Slamdance Film Festival returns to Park City in January
The Slamdance Film Festival, the scrappy little brother of Sundance, is set to return to the Treasure Mountain Inn in Park City in January after a two-year break from in-person events.
Slamdance focuses on low-budget independent films from emerging artists; its slogan is “by filmmakers, for filmmakers.”
It was founded in 1995, and notable festival alumni include "Parasite" director Bong Joon Ho and Ari Aster, director of "Midsommar" and "Hereditary."
Slamdance’s program this year consists of roughly 30 feature films and 70 short films, and includes entries from 30 countries.
One film is “Cash Cow,” a documentary that focuses on a financially struggling actor who camps and explores early Mormon historical sites as he waits to see his Domino’s Pizza commercial air on national TV.
Another feature called “Cisco Kid,” tells the story of Eileen, who lives in the desert ghost town of Cisco, Utah.
The festival will begin with “Punk Rock Vegan Movie,” which is the directorial debut of the electronic music artist Moby.
For the first time this year, Slamdance will be offering its Unstoppable program in-person at the University of Utah for free at the Union Theatre.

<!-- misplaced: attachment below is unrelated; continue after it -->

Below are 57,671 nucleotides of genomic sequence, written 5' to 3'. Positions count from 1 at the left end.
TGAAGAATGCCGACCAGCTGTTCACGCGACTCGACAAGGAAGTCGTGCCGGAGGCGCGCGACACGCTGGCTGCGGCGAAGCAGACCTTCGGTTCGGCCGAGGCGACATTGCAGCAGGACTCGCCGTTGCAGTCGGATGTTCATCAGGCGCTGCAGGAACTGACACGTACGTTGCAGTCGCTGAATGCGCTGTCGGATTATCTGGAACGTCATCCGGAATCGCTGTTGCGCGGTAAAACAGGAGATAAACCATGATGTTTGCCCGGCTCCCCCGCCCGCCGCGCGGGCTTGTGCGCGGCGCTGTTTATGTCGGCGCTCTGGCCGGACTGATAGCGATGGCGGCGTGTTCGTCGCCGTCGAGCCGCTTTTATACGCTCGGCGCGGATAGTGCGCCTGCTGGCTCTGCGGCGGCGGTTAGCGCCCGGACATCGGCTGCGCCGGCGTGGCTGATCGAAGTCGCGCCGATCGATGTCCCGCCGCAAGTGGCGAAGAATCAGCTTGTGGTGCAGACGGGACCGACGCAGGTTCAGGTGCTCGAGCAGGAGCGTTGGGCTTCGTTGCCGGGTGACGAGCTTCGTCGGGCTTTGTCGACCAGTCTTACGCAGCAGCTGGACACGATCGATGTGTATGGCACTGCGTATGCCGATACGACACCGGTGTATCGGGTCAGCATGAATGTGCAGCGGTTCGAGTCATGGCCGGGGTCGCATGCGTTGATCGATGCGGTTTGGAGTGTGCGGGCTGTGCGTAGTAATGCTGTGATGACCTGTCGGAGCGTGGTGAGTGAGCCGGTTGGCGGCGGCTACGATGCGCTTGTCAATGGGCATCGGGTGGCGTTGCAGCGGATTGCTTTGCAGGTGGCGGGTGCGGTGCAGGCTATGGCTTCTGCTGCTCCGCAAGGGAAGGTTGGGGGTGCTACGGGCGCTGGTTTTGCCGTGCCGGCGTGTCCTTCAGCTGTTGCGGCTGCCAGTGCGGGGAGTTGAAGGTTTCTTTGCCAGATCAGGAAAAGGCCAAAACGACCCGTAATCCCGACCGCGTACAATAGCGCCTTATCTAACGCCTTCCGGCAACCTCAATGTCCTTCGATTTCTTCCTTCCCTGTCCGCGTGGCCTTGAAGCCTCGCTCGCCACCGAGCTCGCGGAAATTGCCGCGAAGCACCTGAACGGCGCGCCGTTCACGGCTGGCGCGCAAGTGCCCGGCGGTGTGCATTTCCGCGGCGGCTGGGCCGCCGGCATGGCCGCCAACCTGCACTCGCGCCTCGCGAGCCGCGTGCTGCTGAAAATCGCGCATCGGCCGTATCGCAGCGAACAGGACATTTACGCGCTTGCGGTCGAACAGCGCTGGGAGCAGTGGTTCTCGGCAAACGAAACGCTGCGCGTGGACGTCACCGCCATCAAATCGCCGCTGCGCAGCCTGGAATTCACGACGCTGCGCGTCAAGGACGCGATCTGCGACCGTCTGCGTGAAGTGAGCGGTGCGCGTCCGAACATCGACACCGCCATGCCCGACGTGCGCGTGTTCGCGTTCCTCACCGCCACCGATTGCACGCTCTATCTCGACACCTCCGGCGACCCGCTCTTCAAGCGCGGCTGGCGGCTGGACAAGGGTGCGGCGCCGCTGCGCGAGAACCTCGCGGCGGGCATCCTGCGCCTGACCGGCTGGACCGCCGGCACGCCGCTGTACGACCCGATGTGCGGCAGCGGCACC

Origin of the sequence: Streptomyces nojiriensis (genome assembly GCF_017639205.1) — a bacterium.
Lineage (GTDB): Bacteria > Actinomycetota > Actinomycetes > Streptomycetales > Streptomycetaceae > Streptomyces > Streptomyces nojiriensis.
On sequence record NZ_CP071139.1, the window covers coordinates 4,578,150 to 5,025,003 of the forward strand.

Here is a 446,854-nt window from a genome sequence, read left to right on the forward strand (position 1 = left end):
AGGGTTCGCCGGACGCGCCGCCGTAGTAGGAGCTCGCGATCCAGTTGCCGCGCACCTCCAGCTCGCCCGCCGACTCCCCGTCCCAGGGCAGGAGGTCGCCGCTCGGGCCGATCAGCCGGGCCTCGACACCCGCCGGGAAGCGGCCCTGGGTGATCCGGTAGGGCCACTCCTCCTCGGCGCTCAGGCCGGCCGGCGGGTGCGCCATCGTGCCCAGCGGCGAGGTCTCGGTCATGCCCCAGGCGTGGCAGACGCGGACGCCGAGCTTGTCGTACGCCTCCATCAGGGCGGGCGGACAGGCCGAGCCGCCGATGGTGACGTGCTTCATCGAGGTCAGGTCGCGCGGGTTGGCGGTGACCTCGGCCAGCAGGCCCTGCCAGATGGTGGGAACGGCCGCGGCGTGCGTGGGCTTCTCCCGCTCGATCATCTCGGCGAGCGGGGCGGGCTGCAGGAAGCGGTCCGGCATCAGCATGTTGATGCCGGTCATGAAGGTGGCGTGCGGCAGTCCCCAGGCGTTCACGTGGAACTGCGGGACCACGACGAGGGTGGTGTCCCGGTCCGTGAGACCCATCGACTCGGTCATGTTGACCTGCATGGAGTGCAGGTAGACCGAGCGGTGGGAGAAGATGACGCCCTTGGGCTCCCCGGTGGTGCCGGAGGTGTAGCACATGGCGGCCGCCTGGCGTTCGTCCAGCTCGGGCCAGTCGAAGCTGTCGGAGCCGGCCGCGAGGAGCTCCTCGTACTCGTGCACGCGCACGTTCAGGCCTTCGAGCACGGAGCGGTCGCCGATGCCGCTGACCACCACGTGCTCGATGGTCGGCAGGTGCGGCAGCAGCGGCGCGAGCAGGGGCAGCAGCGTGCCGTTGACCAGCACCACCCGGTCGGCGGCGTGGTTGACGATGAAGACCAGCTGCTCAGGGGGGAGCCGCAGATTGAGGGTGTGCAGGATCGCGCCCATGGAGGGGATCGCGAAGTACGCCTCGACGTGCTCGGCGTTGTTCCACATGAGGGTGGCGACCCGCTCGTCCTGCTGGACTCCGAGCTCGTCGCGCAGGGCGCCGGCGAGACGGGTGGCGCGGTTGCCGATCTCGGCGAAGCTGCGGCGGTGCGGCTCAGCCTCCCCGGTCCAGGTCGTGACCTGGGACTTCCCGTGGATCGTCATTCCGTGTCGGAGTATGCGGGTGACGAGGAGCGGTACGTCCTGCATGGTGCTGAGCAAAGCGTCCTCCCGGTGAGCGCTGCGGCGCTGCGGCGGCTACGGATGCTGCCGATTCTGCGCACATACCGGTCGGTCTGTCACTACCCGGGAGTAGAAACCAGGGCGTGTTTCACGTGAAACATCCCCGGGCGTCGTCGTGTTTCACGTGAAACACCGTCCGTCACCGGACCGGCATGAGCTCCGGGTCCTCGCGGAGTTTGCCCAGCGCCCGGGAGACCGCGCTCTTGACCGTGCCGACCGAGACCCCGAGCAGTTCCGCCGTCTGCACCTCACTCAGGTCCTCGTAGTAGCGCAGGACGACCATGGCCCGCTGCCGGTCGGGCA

Unstoppable is a showcase of films made by filmmakers with visible and non-visible disabilities. Additionally, it is programmed exclusively by disabled artists.
“American Pot Story: Oaksterdam” is one movie showing at the U. The story is based on Oakland, California’s history of civil resistance, and its role in shaping marijuana regulation.
An all-access pass to Slamdance, which is taking place in Park City from Jan. 20-26, costs $250. There are discounted prices for locals, students, and industry members. A virtual option through the Slamdance Channel, which offers unlimited on-demand access to the festival program, is also available for $7.99.
Festival Manager Lily Yasuda said Slamdance received over 7,600 submissions, and its team of over 100 programmers narrowed it down over five months. She said they’re happy to offer an event with both an online and in-person option.
“The Slamdance channel is basically our in-house streaming platform," Yasuda said.
"During COVID, like many festivals, we had to adapt when in-person programming wasn’t happening, having that virtual component was really important. But even as we come out of COVID, it’s been really important to us as an organization to continue to offer kind of a hybrid festival.”
Learn more about the event and get tickets at slamdance.com